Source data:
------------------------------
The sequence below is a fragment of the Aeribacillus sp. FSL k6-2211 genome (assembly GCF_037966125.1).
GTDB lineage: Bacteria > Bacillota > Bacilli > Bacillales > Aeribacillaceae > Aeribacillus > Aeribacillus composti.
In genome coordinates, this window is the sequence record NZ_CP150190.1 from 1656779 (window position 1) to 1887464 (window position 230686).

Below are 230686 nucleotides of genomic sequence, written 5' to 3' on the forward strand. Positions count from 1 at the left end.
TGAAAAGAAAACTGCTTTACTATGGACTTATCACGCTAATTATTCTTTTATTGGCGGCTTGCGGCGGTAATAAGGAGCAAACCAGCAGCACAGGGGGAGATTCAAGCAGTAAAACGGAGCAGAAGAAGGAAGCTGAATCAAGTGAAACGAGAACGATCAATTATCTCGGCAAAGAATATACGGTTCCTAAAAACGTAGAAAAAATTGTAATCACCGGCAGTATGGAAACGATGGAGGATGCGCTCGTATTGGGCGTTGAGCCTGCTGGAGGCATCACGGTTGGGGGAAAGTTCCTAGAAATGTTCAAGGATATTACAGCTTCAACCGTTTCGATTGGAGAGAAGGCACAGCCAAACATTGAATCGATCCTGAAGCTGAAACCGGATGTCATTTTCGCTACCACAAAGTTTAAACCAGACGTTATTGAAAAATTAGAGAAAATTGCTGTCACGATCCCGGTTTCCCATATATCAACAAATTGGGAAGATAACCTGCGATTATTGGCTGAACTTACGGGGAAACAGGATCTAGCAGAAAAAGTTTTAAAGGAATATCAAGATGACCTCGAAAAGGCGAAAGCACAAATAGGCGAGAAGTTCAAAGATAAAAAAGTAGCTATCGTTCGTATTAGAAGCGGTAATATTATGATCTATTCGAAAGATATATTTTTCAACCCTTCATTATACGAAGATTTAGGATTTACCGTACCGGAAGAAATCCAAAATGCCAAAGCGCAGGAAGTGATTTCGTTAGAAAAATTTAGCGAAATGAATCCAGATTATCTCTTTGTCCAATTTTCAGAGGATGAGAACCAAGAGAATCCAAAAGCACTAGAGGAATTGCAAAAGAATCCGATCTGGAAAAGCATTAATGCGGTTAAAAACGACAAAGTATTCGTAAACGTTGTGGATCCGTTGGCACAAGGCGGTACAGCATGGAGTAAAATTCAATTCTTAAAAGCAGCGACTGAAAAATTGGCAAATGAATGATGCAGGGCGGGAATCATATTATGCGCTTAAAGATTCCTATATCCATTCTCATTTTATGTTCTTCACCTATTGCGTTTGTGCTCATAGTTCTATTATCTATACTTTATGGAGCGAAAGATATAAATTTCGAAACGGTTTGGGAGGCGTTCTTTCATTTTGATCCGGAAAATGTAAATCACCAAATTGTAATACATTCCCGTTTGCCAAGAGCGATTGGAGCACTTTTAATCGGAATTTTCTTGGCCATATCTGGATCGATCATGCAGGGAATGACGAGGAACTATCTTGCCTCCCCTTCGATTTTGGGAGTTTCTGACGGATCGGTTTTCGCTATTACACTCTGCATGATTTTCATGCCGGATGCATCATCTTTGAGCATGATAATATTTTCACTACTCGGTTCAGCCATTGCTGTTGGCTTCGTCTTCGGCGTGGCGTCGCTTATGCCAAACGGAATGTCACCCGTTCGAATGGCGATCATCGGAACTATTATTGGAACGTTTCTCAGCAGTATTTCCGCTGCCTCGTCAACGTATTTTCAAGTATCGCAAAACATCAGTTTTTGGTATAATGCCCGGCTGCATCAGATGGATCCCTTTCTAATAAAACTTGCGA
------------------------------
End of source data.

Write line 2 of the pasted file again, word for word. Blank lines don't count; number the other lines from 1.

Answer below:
GTDB lineage: Bacteria > Bacillota > Bacilli > Bacillales > Aeribacillaceae > Aeribacillus > Aeribacillus composti.